The Little Thing series from Sierra Nevada is getting a big brother as their new Imperial IPA comes aboard. It is “a 9% ABV, smooth malt body and mega-tropical hops, yet its sweetness is discreet and the finish is clean.”
The brewery adds, “To make it happen, we max out the mash and dry-hop a lot. And dry-hopping during active fermentation sparks biotransformation: yeast cells alter the chemical compounds in hops to unlock entirely new aromas—like the notes of mango, grapefruit, and tangerine billowing from Big Little Thing.”
More VooDoo I saw on the way. New Belgium is rolling out a new Ranger. A fall / autumnal Imperial IPA with the glowing hops. I can tell quite tell if they are glowing hazily or not though.
A big Imperial IPA from Stone is not unusual but this also has peony white tea added to Citra and Loral hops. Now at 8%, I hope the gentle notes of the tea will still show through and if that hop combo accentuates the tea.
I usually don’t talk a lot about Avery Brewing on this blog. They have kept up with innovating and the above caught my eye due to the addition of pears. I have had a couple of pear beers this year that have been fantastic and maybe we are rounding into an increase of Bosc and Comice. It will be fun to see if the combo of Imperial IPA and two fruits will meld together.
Seeing the success of Hazy Little Thing, the hop masters of the bi-coastal Sierra Nevada have created a bigger brother for the brand in the same 12oz container. I would have thought that a little brother might have been a better choice considering the marketplace but I as a beer geek will be seeking this one out.
Back a few posts, I briefly mentioned a new series from Firestone Walker with the name of Leo v. Ursus. Lion v Bear. Now the information on the first release in what is being called a Chronology is upon us.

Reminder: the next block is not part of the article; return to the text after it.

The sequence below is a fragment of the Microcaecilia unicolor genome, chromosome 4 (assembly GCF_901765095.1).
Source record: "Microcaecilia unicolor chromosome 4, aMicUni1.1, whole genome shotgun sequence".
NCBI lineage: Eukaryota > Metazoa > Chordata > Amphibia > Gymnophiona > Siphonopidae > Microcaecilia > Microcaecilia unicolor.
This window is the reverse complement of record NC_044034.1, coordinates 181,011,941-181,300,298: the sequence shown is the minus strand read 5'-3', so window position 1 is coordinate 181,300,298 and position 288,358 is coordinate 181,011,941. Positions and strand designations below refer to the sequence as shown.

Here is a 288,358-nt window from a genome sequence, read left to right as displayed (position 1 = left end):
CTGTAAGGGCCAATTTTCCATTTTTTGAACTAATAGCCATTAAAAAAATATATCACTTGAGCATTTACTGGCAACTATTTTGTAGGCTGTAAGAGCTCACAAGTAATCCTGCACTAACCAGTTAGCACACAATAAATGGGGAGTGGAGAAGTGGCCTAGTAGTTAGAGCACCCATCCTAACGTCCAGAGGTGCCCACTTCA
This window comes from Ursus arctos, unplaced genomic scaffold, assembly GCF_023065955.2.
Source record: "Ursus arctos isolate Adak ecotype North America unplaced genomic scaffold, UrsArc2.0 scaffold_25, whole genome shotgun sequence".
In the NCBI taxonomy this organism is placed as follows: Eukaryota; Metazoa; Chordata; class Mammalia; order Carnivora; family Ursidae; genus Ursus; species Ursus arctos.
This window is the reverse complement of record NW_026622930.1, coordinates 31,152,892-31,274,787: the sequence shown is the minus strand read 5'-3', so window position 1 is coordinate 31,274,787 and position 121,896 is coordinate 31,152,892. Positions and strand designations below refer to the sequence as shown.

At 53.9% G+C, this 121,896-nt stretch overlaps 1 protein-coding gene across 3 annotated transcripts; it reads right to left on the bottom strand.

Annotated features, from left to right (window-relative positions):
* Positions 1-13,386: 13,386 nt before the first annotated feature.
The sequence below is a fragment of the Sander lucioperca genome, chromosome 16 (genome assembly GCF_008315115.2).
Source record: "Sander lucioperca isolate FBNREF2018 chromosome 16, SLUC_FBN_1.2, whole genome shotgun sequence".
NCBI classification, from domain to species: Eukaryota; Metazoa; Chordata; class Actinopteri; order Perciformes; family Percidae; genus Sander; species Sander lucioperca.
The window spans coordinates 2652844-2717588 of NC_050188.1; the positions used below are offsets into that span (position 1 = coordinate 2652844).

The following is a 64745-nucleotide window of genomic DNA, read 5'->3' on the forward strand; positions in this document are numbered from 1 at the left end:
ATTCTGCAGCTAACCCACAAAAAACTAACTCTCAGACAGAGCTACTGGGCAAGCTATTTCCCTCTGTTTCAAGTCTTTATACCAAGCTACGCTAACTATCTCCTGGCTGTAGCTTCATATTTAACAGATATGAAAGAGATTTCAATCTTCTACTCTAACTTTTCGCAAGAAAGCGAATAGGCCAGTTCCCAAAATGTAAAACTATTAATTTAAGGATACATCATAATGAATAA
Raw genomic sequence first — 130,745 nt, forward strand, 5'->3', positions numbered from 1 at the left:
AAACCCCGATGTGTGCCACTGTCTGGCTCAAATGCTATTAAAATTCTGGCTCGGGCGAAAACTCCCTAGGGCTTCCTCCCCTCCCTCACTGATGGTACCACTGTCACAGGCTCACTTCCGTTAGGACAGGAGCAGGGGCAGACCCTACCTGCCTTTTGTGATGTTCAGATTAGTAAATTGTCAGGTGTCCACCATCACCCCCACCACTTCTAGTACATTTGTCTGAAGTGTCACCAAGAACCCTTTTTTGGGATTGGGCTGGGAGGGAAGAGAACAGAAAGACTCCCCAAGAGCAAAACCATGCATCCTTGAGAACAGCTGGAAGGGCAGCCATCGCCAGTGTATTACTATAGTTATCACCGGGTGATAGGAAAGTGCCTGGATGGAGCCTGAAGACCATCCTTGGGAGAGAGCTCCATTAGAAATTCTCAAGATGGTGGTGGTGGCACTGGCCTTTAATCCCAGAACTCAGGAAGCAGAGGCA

Fortem is an unfiltered imperial IPA.
Here is the press release info on the beer: “The intent of Fortem is to achieve power through balance, delivering amped-up aromas and mouthfeel while keeping bitterness on a leash. It blends newer hop varieties from the Pacific Northwest and Hallertau, Germany along with pale malt, wheat malt and flaked oats for a full body and a rounded texture.”
Future installments will probably be hoppy, might even come from fan “wish lists” but should have “unifying threads”. So, don’t expect a low alcohol Belgian single.
This looks like it is marketed towards us older folk who remember when games were Pong and Galaxia..
New Holland Hoptronix took an experimental beer that was well received, and made it year-round in 2017. This 9% Imperial IPA is brewed with Mosaic hops.
I might have named it Palate Fatigue but Blah, Blah, Blah also gets the point across about the ubiquity of IPA’s on the market as well. And since the trend seems to have long, long legs, it makes sense that 21st Amendment would call their new (variety pack only) Imperial IPA that. I also like that they are poking at the IBU and Wetness measurements on the can as well.
All kidding aside, Blah, Blah, Blah features malts that 21A has not used before, plus late additions of Mosaic, Citra, and Idaho 7 hops.
I will be talking about this particular IPA trend at the start of January but Dogfish Head beat me to the punch with Romantic Chemistry, their new spring seasonal.
Somewhat similar to the 61 grape must IPA this new Romantic IPA will mix up mangoes, ginger, and apricots. They really like apricots, I guess what with Aprihop around. Will the flavors balance, that is a good question.
According to the back of the can, Sly Fox has made “well over” 40 pales and IPAs using different hop combinations and varietals and Odyssey is the capstone to that project. An 8.4% ABV Imperial IPA.
It pours a dark orange color with fast swirling bubbles that quickly recede along with the head. I get a strong dried orange smell alongside some dankness.
It does taste Imperial. The slightly metallic bitterness is sharp at first then really sticks to the roof of the mouth. And it stays there. There is a touch of spice (maybe pepper) in the mix but that dried fruit aroma is mirrored in the taste too. Along with a tiny hint of lemon.
This is certainly one of the happier East Coast IPAs that I have encountered.